By Jules Birch, Inside Housing
So, three years after it was pronounced dead, can anything stop buy to let squeezing out owner-occupation?
Figures from the Council of Mortgage Lenders (CML) yesterday showed that loans to landlords accounted for 13.4 per cent of the £165.6 billion worth of outstanding mortgages in the first quarter of the year. That’s up from 13.0 per cent in the fourth quarter of 2012 and just 9.8 per cent at the start of the credit crunch in 2007.
All of which makes it easy to forget that it was only three years ago when the last rites were being delivered for buy to let by probably its best-known pioneers, Fergus and Judith Wilson. The former teachers built a 700-home empire but by 2010 they were bailing out and telling The Guardian that buy to let was ‘absolutely dead and will never return’.
They were selling up and retiring after starting into the abyss as the financial crisis hit its worst point in 2008. Ironically, the thing that saved them and thousands of other landlords was the collapse of Lehman Brothers and the way that the Bank of England responded by cutting interest rates to 0.5 per cent.
Seen from the perspective of 2013 that all seems a long time ago. There are now almost 1.5 million buy-to-let mortgages outstanding, 49 per cent more than in 2007 and 14 per cent more than in 2010.
Although the CML figures show the pace of growth has slowed slightly, cheerleading articles like this are appearing again in the national media as though 2008 never happened. A one-bedroom flat in Wales is apparently ‘the secret to buy-to-let riches’.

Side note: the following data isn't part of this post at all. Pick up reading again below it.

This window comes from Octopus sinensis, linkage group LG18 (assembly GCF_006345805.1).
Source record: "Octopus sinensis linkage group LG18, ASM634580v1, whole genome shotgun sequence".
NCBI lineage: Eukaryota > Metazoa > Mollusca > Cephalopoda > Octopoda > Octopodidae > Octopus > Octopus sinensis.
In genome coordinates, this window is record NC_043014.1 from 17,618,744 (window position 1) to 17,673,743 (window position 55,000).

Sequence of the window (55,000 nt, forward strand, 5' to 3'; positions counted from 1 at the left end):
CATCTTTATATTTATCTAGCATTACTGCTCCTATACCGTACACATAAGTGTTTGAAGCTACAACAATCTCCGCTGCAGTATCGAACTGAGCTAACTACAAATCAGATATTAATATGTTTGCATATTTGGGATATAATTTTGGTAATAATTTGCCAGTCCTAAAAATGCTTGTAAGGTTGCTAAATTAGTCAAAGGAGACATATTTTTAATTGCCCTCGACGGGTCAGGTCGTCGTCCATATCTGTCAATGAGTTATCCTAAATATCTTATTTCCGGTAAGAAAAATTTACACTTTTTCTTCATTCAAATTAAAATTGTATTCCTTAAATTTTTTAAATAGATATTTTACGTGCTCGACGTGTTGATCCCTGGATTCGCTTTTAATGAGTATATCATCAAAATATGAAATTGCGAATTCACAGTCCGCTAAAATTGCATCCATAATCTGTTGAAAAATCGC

The market continues to be underpinned by ultra-low mortgage rates. As with the wider market, that may beg all sorts of questions about what will happen if and when they go back up to pre-crunch levels but in the meantime landlords have had a captive market of renters unable to raise a deposit to buy.
Meanwhile buy to let has received two significant boosts in the last month. First, agreement in Europe on a new mortgage credit directive confirmed that buy to let will not be subject to the same regulation as ordinary lending to homeowners. Second, the Bank of England extended its Funding for Lending Scheme to non-banks and expanded the definition of small and medium and businesses to include property investors. There are already signs that buy-to-let mortgage rates have begun to fall.
In the meantime, the decline of owner-occupation continues. Yesterday’s CML figures also showed that there are now 9.8 million owner-occupied mortgages, a fall of 2 per cent on a year ago and 8.4 per cent since early 2008. Overall, there are now 900,000 fewer owner-occupiers than at the start of the credit crunch.
Recent CML figures do at least show some signs of life in lending to first-time buyers. However, with Help to Buy set to extend help to all buyers and go higher up the income scale, they look set to be priced even further out of our dysfunctional and artificially inflated housing market.